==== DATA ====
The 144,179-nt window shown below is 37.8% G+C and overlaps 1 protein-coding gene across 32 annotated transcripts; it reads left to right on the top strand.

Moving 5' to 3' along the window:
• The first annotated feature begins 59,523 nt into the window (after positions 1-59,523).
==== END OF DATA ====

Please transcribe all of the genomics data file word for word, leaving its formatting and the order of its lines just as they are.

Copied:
The 144,179-nt window shown below is 37.8% G+C and overlaps 1 protein-coding gene across 32 annotated transcripts; it reads left to right on the top strand.

Moving 5' to 3' along the window:
• The first annotated feature begins 59,523 nt into the window (after positions 1-59,523).